The Religion of Theism, Atheism and Agnosticism.

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posted on Apr, 24 2013 @ 11:40 AM
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reply to post by Benevolent Heretic
 


And what do you believe about all of this? Is it all a fancy way of saying we don't know jack?




posted on Apr, 24 2013 @ 12:33 PM
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reply to post by Benevolent Heretic
 
I think a lot of atheists fervently and even fanatically practice the Religion of Scientific-Materialism or Scientism given their idealistic belief systems based on somehow being able to assume at least a partial separation or dissociation of themselves from life - so scientific-materialist is a more appropriate label in their case.

edit on 24-4-2013 by bb23108 because: qq



posted on Apr, 24 2013 @ 12:47 PM
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Originally posted by AfterInfinity
reply to post by Malcher
 


Agnosticism is not a mixture of the three.


Its more of a feeling, but that is why it is agnostic. I didnt mean theist or atheist in the strict sense though.



It basically can be visualized as a dude cocking his head at them and saying, "How can you be sure?" It's the fence rider.


I would not say fence sitter and anyone can ask "How can you be sure?"

In a way or at least in some part my beliefs were formed by watching the jetsons. Just seemed natural to me.

Not in a literal sense but in general.


edit on 24-4-2013 by Malcher because: (no reason given)



posted on Apr, 24 2013 @ 01:32 PM
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reply to post by Benevolent Heretic
 



What do you have to say about an atheist who constantly argues against the concept of atheism? C'mon, Les. You're an atheist, you don't like categorizing yourself, so you don't "admit" it outright, and you want other atheists to join you in rejecting the label. I get it.


This isn't far from the truth. I do find labels and categories limiting. And I think any unjustified promotion of labels over the facts of reality is dangerous. Labels that signify opinion do nothing but spread intolerance. Opinions are personal, not banners and flags for people of like-opinion to fight beneath. But this too is opinion and irrelevant.

So my aim is to appeal to the rational minds of the atheists to show them the irrationality of the battles they wage by offering a convincing argument against the label itself. I am arguing that taking the label "atheist" is not only unnecessary (one doesn't need a label to be godless), but it forces one to be an atheist, to define oneself as atheist, and therefore defend and promote ones own atheism in order to persist what they've taken upon their identity.

If God is a concept, why not be without the concept of God? Why breathe life into a concept that should be withering to dust right now?

Atheism was once a death sentence. Even Christians were declared atheists. The label has too much baggage to be simply applied like sunscreen. There's thousands of years of meaning and blood behind the word. And if all it really is is only an adjective connoting someone without Gods, why make a principle out of it?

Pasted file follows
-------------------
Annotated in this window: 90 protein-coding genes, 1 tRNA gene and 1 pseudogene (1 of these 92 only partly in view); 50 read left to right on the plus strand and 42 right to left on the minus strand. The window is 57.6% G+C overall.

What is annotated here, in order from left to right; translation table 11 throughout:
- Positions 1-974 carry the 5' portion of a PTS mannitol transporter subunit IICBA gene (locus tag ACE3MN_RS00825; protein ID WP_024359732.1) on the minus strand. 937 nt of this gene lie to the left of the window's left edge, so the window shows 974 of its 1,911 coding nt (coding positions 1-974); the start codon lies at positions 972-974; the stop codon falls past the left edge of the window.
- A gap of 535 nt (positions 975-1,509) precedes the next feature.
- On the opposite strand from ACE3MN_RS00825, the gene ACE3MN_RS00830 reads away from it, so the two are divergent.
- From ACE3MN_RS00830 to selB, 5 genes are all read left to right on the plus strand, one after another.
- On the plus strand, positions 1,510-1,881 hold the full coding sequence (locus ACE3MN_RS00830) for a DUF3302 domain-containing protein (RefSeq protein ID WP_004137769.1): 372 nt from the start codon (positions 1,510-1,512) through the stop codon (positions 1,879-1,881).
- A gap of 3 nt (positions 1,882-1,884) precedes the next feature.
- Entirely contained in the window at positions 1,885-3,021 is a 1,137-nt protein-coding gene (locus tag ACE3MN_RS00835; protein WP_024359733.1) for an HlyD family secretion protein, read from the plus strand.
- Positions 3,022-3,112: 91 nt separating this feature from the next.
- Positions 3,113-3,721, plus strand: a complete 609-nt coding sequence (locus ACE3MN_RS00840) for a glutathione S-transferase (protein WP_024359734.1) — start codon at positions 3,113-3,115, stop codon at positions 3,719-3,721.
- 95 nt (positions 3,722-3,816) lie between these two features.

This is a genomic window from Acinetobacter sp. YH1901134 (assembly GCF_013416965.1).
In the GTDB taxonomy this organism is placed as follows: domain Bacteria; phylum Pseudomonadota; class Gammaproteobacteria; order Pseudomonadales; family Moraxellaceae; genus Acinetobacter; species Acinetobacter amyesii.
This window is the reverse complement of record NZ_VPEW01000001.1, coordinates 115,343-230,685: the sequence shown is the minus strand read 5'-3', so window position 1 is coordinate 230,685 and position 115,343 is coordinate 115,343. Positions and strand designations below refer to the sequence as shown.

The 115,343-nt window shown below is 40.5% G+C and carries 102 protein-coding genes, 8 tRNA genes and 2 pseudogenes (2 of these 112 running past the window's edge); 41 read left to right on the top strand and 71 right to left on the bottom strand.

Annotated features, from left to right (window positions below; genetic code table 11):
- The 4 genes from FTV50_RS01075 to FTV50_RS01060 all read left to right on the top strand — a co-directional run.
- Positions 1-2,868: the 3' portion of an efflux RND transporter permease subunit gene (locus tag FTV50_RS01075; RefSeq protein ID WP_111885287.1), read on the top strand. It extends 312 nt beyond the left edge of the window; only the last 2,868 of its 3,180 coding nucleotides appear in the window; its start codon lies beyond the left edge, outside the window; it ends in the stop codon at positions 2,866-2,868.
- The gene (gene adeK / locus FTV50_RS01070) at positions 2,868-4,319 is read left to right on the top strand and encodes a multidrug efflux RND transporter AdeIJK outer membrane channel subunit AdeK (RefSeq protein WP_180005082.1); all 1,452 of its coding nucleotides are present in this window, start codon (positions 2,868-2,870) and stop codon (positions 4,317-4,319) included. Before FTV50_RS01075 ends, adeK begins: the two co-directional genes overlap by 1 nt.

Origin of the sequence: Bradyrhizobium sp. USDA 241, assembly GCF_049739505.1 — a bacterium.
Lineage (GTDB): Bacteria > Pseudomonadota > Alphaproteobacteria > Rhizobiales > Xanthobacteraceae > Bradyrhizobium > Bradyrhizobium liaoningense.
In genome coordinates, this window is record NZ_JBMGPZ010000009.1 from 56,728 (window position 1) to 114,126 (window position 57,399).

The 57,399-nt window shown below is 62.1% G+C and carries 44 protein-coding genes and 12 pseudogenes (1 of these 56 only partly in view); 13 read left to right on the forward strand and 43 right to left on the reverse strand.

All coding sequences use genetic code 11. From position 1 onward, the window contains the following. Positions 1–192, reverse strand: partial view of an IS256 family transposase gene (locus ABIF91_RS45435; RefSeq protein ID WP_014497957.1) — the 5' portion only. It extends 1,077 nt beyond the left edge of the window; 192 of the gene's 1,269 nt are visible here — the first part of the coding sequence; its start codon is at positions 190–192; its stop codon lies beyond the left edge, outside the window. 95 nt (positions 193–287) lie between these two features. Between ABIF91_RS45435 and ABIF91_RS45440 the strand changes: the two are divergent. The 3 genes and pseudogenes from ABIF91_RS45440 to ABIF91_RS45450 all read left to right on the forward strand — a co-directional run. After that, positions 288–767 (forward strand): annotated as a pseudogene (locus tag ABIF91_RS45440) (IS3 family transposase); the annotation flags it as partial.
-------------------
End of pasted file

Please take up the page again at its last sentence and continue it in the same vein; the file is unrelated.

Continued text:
As to whether I'm an atheist, it would appear to be so. People will come to that conclusion. But I feel alienated by the growing politicization, dogmatism, authoritarianism, and irrationality found in striving to have an opinion placed above the opinions of others. Besides the evidence, these are the reasons I left religion in the first place. By not taking the label, I have no desire to defend it or promote it. And God, at least for me, dies as any concept without consideration does. But this is once again opinion, one I am attempting to justify to myself.

In the end, I'm merely satiating my desire to show that no ideal is infallible—that all, no matter what, deserve criticism—and not offering any sort of alternative.



posted on Apr, 24 2013 @ 01:55 PM
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reply to post by LesMisanthrope
 



So my aim is to appeal to the rational minds of the atheists to show them the irrationality of the battles they wage by offering a convincing argument against the label itself. I am arguing that taking the label "atheist" is not only unnecessary (one doesn't need a label to be godless), but it forces one to be an atheist, to define oneself as atheist, and therefore defend and promote ones own atheism in order to persist what they've taken upon their identity.


Such a label, however, is required in order to identify a specific school of thought/opinion that everyone can recognize. To not label it is to render it unrecognizable, as it is therefore unable to be communicated except in such a manner as an eccentric ideal too incoherent to be defined under any particular category of thought or belief.

So is your battle against the label a battle against the definition of atheism, or against the recognition of the school of thought that characterizes atheism?


In the end, I'm merely satiating my desire to show that no ideal is infallible—that all, no matter what, deserve criticism—and not offering any sort of alternative.


In addition to my above question, I offer the following inquiry: are you encouraging a reexamination of the atheist school of thought, in order to polish and revise what was once a simple construct but is now apparently a fanfare of rebellious ideals?



posted on Apr, 24 2013 @ 02:16 PM
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reply to post by LesMisanthrope
 


I hate being labeled, people label me one way there is a force to behave in the opposite. My personality is fluid and adaptable. Atheist is the only label I have ever accepted with pride, because to me the atheist label is the flag for individualism and always has been since I was a kid (I also hate flags). Individualism isn't just seeking to be different in my eyes, just don't want to be one of the crowd, which is why I dismiss notions of the need for atheist churchday or an established moral code.